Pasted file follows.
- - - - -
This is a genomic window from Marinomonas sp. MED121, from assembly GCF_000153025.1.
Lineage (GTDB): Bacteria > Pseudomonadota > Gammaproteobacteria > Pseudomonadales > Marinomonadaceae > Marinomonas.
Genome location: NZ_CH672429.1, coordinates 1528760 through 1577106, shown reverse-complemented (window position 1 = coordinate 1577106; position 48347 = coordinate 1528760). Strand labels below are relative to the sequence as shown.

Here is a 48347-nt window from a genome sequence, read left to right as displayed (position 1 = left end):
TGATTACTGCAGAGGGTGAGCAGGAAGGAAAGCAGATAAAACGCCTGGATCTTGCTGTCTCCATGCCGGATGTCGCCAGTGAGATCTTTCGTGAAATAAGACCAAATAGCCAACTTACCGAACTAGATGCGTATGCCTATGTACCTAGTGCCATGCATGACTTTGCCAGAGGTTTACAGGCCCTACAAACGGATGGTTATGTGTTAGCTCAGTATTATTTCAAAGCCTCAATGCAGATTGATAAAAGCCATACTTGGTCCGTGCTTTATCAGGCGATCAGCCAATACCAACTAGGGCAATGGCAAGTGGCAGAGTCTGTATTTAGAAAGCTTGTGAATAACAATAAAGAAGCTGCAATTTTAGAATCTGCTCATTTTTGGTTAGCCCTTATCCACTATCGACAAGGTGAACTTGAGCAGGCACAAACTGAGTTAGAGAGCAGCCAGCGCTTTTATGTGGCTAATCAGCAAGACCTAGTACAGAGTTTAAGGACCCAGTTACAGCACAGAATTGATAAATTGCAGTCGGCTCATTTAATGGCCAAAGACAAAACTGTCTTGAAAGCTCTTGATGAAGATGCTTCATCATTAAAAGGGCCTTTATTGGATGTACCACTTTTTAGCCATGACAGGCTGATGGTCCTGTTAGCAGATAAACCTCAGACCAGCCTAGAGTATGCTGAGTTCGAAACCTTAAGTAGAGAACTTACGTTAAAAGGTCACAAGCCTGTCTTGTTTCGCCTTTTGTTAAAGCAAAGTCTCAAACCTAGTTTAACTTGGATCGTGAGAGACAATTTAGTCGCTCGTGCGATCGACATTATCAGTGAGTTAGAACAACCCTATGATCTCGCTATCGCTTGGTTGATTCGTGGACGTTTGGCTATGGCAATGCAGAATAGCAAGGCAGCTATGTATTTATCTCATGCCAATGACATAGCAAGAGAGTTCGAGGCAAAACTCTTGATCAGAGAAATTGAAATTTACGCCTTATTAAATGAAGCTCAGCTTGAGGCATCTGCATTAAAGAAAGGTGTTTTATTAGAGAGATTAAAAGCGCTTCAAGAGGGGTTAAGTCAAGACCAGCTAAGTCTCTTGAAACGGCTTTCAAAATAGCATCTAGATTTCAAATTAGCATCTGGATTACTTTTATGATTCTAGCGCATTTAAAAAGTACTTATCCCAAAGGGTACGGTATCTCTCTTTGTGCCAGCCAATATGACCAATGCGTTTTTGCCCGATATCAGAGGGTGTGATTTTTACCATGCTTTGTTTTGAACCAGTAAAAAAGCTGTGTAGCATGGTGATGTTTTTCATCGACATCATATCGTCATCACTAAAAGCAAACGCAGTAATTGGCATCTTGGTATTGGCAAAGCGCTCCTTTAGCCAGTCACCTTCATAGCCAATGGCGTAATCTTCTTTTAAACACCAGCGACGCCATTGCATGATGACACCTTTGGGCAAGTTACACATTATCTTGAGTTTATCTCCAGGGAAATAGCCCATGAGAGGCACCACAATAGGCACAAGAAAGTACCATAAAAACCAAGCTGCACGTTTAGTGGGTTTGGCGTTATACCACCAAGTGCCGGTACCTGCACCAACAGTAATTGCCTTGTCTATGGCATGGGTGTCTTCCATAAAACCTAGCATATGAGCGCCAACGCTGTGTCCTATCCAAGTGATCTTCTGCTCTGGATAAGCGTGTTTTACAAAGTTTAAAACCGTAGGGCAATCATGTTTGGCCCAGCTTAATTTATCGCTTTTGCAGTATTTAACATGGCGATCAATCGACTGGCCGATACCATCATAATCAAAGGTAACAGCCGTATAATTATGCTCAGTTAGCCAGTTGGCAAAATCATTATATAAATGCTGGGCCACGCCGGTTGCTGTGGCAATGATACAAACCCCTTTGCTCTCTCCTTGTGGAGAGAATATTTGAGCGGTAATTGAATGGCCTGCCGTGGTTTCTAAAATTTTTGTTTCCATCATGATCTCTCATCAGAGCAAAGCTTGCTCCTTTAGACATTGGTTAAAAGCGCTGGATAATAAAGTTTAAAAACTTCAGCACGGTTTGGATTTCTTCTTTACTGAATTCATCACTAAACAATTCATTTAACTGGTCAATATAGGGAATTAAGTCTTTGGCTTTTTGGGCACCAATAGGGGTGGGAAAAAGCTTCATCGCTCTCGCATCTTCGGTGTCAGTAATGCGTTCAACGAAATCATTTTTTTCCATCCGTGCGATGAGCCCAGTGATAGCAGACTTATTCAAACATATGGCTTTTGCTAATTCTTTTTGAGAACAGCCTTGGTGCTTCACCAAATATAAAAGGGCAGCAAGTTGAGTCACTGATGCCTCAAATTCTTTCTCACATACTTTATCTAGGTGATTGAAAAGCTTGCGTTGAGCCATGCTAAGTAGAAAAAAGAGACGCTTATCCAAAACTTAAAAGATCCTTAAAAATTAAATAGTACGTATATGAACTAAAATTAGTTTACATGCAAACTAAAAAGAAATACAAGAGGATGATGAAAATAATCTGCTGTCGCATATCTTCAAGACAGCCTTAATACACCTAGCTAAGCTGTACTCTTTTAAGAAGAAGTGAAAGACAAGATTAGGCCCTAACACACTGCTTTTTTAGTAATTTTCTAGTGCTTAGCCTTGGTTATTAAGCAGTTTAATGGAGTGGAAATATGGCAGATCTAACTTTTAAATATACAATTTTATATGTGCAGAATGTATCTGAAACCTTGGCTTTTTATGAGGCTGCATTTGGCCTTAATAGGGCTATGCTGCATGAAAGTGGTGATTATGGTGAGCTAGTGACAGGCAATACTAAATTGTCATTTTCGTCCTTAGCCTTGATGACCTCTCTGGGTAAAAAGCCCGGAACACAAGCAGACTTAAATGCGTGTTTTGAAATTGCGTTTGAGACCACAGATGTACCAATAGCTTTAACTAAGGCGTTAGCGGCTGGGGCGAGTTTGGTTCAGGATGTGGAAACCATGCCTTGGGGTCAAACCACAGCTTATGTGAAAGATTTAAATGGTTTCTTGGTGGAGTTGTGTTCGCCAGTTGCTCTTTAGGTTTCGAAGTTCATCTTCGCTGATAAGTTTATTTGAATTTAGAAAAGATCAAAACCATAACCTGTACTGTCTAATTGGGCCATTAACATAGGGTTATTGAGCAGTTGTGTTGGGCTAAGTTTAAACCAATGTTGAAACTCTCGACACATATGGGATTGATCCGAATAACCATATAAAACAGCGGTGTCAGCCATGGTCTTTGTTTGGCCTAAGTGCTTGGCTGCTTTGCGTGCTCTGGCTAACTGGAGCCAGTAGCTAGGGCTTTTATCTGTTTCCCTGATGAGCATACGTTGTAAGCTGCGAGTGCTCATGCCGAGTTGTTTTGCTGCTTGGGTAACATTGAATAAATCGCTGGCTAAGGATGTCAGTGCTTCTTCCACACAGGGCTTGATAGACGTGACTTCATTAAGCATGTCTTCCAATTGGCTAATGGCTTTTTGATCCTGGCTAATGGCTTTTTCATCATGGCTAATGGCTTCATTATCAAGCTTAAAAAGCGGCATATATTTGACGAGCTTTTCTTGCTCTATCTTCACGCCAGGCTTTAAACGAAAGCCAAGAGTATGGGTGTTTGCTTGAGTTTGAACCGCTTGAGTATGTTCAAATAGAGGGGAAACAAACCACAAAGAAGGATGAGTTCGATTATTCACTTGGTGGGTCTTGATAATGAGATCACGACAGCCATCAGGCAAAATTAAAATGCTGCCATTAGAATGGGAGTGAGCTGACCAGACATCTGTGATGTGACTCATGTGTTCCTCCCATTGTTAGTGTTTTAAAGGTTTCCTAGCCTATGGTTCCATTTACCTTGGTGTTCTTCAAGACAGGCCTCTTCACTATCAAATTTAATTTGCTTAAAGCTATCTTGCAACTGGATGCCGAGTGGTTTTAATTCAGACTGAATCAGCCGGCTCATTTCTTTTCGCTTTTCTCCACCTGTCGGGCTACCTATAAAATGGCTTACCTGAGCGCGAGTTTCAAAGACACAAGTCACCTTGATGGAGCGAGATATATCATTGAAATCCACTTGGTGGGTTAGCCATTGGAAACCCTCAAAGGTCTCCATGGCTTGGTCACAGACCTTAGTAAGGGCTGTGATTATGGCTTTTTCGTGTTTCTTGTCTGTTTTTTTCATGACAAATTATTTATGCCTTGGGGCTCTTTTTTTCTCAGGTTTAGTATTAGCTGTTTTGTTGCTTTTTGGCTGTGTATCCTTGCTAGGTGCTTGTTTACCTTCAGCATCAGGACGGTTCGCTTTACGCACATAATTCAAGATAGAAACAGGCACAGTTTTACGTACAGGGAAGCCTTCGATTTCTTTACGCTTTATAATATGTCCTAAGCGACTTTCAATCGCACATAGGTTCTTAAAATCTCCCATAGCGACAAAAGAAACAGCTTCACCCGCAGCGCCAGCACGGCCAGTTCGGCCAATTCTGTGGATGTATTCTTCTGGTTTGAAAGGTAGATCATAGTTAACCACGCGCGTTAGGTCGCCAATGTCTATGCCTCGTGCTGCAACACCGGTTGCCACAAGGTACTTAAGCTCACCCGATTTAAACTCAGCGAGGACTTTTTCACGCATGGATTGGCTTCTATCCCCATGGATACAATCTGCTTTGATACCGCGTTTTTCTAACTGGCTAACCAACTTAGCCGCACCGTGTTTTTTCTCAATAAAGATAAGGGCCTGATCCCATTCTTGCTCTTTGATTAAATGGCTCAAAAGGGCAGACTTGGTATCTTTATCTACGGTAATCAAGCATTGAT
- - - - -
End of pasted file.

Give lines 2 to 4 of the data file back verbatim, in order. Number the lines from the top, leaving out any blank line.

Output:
Lineage (GTDB): Bacteria > Pseudomonadota > Gammaproteobacteria > Pseudomonadales > Marinomonadaceae > Marinomonas.
Genome location: NZ_CH672429.1, coordinates 1528760 through 1577106, shown reverse-complemented (window position 1 = coordinate 1577106; position 48347 = coordinate 1528760). Strand labels below are relative to the sequence as shown.

Here is a 48347-nt window from a genome sequence, read left to right as displayed (position 1 = left end):